FIGURE 1. A model of emergent pacemaking in a network of five dormant cells (lacking intrinsic automaticity): (A) A diagram of the network: cells #1–4 operating as Ca oscillators (CaOsc) and an excitable Cell #5 (i.e., AP capable cell, labelled as APC) are loosely connected (zigzag lines with conductance values). (B) Vm time course of Cell #5 at various coupling with CaOsc cells (g1,5). (C–F): Time series of INCX, ICaL, Vm, and mean submembrane Ca (Casub) simulated for CaOsc cell #1 and APC cell #5 in separation (C,D) and when cells were coupled (E,F) as shown in panel (A). Inset in (E) shows overlapped Vm in coupled cells #1 (blue) and #5 (orange). Vm rise in cell #1 always preceded each AP upstroke in cell #5. See also related Supplementary Video S3.


First, we simulated each cell model behavior in separation (uncoupled cells). CaOsc Cell#1 generated oscillations of submembrane [Ca], NCX current (INCX), and Vm (Figures 1C,D). Importantly, the Vm oscillations were driven by respective INCX oscillations and had a relatively small amplitude (vs. an AP). At the same time, AP cell #5 alone failed to generate APs, with Vm fluctuating at a −50 mV level. Then we performed simulation for the coupled-cell system (Figures 1E,F). While the CaOsc cells #1–4 continued to generate subthreshold Vm oscillations, the AP cell #5 generated rhythmic APs and AP-induced Ca transients paced by cells #1–4. Importantly, the pacing signals always preceded each AP generation (inset in Figure 1E, Supplementary Video S3). Next, we performed a parameter sensitivity analysis varying the coupling conductance between CaOsc cells and excitable AP cell (Figure 1B). The model generated rhythmic APs in a wide range of coupling conductance from 0.3 to 1 nS. Finally, we performed simulations for a more complex network configuration with more cells (Figure 2A) which demonstrated that CaOsc cells can drive more than just one AP cell (Cells #5 and #6) and the emergent automaticity can spread within further layers of dormant excitable cells (cells #7–9) (Figure 2B).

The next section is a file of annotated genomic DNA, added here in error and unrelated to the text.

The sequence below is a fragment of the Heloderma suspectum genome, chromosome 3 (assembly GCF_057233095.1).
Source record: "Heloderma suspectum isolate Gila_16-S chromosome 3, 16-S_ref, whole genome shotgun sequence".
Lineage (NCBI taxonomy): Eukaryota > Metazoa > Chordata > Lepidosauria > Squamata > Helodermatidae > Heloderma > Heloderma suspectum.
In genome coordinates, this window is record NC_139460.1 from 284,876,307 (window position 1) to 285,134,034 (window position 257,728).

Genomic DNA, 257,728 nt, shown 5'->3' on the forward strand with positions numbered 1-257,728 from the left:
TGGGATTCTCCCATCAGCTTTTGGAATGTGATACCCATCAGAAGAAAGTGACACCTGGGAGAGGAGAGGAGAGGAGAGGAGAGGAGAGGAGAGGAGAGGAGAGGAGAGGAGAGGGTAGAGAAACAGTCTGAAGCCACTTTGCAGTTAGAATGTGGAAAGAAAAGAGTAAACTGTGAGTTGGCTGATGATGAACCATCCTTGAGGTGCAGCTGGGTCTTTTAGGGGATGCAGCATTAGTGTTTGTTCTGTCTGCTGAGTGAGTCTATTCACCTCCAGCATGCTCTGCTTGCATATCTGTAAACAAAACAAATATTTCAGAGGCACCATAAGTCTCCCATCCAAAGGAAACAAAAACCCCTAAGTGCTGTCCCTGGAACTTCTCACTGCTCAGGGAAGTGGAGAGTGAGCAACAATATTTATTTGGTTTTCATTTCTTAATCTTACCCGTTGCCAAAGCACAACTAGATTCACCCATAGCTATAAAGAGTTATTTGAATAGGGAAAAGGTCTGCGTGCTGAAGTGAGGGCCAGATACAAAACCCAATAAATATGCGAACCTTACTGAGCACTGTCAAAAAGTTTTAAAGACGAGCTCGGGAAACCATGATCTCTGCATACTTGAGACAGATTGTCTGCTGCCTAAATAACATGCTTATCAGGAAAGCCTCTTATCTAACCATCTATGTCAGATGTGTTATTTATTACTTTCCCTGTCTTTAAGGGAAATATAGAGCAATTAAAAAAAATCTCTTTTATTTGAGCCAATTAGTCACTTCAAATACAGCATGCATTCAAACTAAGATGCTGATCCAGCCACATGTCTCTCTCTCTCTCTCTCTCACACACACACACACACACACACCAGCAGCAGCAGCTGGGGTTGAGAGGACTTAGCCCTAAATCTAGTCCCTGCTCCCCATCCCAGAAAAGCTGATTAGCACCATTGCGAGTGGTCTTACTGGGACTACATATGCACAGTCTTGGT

FIGURE 2. A more complex model of pacemaker network of nine dormant cells demonstrating that Ca oscillator cells can drive more than one excitable cell and the emergent automaticity can spread within further layers of dormant excitable cells. (A) A diagram of the network: cells #1–4 operating as Ca oscillators (CaOsc) and excitable Cells #5–9 (i.e., AP capable cells, labelled as APC) are loosely connected (zigzag lines with conductance values). (B) Vm time course in the cells of the network. Vm rise in cell #1 always preceded AP upstrokes in excitable cells. APs in the three layers of excitable cells appear with respective delays reflecting interactions withing excitable cell layers. (C) Prevalence of proposed pacemaking modes with respect to AP firing rates and autonomic modulation state: Stochastic resonance pacing prevails at low rates and cholinergic receptor stimulation, but Ca clock pacing and pacemaker cell pacing prevail in basal state and during β-adrenergic stimulation.